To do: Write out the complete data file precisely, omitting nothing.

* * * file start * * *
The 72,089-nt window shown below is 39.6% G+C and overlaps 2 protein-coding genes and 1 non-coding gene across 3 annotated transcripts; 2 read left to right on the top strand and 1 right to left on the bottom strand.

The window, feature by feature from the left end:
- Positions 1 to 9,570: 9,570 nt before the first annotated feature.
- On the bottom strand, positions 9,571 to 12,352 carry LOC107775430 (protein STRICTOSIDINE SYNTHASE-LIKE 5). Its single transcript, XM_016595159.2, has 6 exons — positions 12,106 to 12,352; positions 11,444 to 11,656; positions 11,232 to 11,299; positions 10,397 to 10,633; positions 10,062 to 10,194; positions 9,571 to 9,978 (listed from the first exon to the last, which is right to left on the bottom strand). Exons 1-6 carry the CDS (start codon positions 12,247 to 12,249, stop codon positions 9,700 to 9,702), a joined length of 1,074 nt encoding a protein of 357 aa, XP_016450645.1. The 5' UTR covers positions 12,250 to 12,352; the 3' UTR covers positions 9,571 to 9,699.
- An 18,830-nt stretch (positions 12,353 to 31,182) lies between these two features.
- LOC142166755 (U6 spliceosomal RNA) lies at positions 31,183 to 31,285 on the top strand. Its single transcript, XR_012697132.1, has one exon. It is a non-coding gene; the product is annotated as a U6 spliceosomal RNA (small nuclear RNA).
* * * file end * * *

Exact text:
The 72,089-nt window shown below is 39.6% G+C and overlaps 2 protein-coding genes and 1 non-coding gene across 3 annotated transcripts; 2 read left to right on the top strand and 1 right to left on the bottom strand.

The window, feature by feature from the left end:
- Positions 1 to 9,570: 9,570 nt before the first annotated feature.
- On the bottom strand, positions 9,571 to 12,352 carry LOC107775430 (protein STRICTOSIDINE SYNTHASE-LIKE 5). Its single transcript, XM_016595159.2, has 6 exons — positions 12,106 to 12,352; positions 11,444 to 11,656; positions 11,232 to 11,299; positions 10,397 to 10,633; positions 10,062 to 10,194; positions 9,571 to 9,978 (listed from the first exon to the last, which is right to left on the bottom strand). Exons 1-6 carry the CDS (start codon positions 12,247 to 12,249, stop codon positions 9,700 to 9,702), a joined length of 1,074 nt encoding a protein of 357 aa, XP_016450645.1. The 5' UTR covers positions 12,250 to 12,352; the 3' UTR covers positions 9,571 to 9,699.
- An 18,830-nt stretch (positions 12,353 to 31,182) lies between these two features.
- LOC142166755 (U6 spliceosomal RNA) lies at positions 31,183 to 31,285 on the top strand. Its single transcript, XR_012697132.1, has one exon. It is a non-coding gene; the product is annotated as a U6 spliceosomal RNA (small nuclear RNA).